I am a birthmother not because it was my only option, but because it was the best option for my son.
I am a birthmother not because I am heartless, but because I care very much for my son.
I am a birthmother not because I couldn't be a good mommy, but because I couldn't protect my son.
I am a birthmother by choice and I am sharing my story in honor of National Adoption Month.
I moved to Georgia from Indiana by myself in December 2001. By February 2002, I started dating Peter*. I felt so alone in a new place and Peter gave me all the attention in the world. It felt like a wonderful adventure in a new phase of my life. I felt free.
In week three of our relationship, he moved into my one bedroom apartment, begged me to quit my job and wouldn't allow me to call my friends or family. But Peter continued to show me the attention that no one else was showing me, so I obliged. At least I wasn't alone, I convinced myself.
By the end of the month, my bank account was empty because Peter always knew which horse to pick at the track and God forbid he used his own money. My rent was late, neither of us had a job, and I was getting yelled at, at minimum, twice a day. I felt so trapped, like I had nowhere to run. But I wasn't alone. So I stayed.
On my 21st birthday, five weeks into our relationship, Peter barely acknowledged that I was alive. I had to do his laundry in the sink because I wasn't allowed to leave the house. When I cried, no matter how silently, he threw something at me so I would stop. For dinner, we went to the track where he spent all of my birthday and rent money on bets. I wasn't allowed to eat in public but was made to watch him sloppily devour his salmon and wild rice.
Three days later, after losing more of my money at the track and just before finishing a bottle of whiskey, Peter, unprovoked, put a gun to my head and said words that, to this day, I still have nightmares about: "If I ever find out you're pregnant with my child, I will kill you dead right after I kill the bastard child inside you." Then he swiftly backhanded me.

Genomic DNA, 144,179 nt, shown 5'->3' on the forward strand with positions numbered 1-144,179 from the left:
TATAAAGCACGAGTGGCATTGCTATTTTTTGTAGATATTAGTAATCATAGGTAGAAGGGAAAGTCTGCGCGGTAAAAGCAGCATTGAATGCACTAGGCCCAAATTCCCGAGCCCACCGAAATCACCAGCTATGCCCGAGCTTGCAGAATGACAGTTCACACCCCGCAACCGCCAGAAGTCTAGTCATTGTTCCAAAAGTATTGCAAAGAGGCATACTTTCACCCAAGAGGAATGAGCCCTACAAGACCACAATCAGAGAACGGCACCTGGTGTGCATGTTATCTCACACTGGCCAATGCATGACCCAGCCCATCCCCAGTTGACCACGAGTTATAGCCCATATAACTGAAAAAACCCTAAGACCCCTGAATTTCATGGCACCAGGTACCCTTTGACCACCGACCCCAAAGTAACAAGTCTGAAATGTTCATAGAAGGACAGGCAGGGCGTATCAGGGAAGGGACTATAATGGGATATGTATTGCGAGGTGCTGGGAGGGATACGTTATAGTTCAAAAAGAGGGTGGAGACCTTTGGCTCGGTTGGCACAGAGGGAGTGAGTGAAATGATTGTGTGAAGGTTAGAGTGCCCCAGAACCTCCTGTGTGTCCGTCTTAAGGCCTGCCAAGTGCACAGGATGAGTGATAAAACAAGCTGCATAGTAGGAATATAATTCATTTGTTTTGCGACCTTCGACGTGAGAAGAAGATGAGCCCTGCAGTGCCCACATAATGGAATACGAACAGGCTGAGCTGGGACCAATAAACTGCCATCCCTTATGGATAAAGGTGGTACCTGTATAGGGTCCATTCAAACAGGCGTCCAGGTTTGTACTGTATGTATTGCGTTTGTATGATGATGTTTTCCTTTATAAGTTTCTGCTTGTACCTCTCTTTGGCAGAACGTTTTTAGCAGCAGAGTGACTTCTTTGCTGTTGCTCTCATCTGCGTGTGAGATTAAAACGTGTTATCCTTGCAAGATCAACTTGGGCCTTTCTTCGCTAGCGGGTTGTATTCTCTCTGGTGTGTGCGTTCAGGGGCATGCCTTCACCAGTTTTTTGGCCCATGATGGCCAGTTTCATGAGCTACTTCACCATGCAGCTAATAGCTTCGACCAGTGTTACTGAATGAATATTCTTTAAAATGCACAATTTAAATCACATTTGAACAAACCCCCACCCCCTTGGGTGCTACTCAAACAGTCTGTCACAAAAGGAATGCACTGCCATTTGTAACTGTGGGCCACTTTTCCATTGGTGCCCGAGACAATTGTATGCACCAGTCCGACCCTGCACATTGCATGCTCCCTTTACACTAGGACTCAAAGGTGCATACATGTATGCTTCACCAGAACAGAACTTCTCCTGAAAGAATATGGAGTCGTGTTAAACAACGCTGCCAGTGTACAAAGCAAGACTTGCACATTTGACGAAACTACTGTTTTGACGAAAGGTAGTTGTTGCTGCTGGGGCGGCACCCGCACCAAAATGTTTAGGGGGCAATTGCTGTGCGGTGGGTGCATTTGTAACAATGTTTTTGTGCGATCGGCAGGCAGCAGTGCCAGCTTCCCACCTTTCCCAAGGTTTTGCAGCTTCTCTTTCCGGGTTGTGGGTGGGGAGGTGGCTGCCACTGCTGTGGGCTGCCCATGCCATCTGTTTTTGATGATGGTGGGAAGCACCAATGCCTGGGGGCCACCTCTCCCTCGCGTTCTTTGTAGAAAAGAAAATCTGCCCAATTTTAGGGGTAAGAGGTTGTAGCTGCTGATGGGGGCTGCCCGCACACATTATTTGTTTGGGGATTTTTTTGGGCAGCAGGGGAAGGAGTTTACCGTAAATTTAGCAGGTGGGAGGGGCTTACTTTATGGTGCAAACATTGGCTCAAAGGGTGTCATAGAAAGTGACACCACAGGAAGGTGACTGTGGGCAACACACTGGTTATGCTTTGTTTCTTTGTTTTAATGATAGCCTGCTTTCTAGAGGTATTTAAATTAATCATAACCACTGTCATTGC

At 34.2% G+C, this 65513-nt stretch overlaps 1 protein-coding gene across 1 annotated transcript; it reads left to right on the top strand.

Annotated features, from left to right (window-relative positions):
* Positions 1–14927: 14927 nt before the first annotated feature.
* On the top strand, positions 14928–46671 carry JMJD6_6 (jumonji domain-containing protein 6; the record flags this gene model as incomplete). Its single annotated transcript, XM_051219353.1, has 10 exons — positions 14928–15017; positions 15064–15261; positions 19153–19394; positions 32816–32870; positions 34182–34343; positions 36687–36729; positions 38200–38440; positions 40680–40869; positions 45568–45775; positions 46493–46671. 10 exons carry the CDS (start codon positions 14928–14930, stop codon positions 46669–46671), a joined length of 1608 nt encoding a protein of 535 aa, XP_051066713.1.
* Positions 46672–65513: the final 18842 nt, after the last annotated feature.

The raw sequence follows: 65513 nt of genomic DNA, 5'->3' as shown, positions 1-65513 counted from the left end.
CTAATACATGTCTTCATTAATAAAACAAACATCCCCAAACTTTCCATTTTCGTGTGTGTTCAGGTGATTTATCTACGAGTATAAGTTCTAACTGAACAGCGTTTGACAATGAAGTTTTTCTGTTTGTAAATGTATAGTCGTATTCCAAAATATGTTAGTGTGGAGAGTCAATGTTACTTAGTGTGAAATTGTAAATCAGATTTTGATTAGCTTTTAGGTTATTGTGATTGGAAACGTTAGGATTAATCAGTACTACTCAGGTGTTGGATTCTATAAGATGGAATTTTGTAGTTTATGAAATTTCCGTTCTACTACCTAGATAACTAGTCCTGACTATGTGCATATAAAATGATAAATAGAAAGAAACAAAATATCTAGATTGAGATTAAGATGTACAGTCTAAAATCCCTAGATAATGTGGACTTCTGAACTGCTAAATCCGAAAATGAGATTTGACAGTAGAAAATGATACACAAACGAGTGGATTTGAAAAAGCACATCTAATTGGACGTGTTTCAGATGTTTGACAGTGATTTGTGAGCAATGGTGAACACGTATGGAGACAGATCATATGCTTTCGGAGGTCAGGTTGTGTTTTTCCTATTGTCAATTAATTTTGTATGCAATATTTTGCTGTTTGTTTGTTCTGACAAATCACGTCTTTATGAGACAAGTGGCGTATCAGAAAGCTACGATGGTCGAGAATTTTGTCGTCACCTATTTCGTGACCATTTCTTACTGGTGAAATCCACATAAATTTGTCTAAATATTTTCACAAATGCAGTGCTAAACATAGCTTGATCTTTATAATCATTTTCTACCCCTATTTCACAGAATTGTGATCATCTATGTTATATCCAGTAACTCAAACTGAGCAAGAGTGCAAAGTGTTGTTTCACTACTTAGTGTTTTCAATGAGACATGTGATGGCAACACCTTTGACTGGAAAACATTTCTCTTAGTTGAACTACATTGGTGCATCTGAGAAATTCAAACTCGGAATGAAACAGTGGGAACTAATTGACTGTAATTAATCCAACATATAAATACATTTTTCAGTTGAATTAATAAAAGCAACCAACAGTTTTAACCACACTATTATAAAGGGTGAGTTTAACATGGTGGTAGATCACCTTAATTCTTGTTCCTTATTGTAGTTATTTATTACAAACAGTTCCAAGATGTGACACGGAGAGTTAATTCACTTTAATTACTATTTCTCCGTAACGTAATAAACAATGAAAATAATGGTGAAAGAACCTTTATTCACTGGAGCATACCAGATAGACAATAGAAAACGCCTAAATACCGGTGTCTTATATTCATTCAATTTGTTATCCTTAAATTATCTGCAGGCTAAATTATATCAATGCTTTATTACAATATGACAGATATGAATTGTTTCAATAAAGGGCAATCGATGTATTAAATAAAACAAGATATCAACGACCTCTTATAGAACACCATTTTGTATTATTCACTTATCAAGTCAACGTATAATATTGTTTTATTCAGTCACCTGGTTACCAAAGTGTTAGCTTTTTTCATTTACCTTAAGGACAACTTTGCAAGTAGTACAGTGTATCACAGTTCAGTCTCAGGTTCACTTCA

It was then that the grave reality of my situation finally hit me. Quite literally.
I threw whatever I could reach in Peter's direction. I grabbed his keys to take back my house and car keys. I took his wallet to take back my ATM card and the little money he had left. Then I told him to get out of my house and never come back. He was so startled that I stood up to him that he just left; no questions asked. But I knew I wouldn't be safe for long.
I packed up my apartment in less than two hours. I gave my landlord all the money I could spare and promised him that more would be sent in a few days (and it was). Without looking back, I got in my car and drove from Georgia to Indiana in less than two days. I was so afraid I was being followed that I only stopped to use the restroom and get gas.
I moved home in late March 2002. I tried to get back in the swing of things but it was close to impossible. Peter found me and he called all the time but would only breathe on the other end. He never said a word. I didn't feel safe in my own house and it wasn't fair to involve my dad in a mess I allowed to happen. I had to leave.
In June 2002, I moved to the East Coast to live with my grandmother, I changed my phone number, closed my bank account, cancelled my credit cards and started over. I got a job, registered for school and eventually made some friends. Everything was fine. I was healthy and I was starting to feel human again. Peter had no idea where I was now. I was safe. Or so I thought.
In July 2002, I woke up doubled over in pain. I couldn't eat, I couldn't drink, and I could barely breathe. I went to my doctor and she immediately did an ultrasound on my kidneys and liver. She was certain I had a kidney infection. Four days later, the doctor called and said, "Congratulations! You're 22 weeks pregnant. Please come in for a consult as soon as possible. Goodbye."
Pregnant. With Peter's child. The one he threatened to kill before I ran away.
I have never been more terrified. I didn't know who to call, what to say when I did call someone, or how to feel. My thoughts were racing at unimaginable speeds:
I'll have to run again because, surely, Peter will find out.
No, I can't run. I have nowhere to run TO.
I need to tell someone.
No, I can't tell anyone. What if they tell someone?
Abortion. That's it. I'll go immediately.
No, I can't do that. I could never live with myself.
Dad. I need to call my Dad.
No, I can't call him. He'll be so disappointed.
Benny! My good friend, Benny. That's it. I'll call him.
So I did.
*All names and locations have been changed to respect the privacy of the parties involved.
Need help? In the U.S., call 1-800-799-SAFE (7233) for the National Domestic Violence Hotline.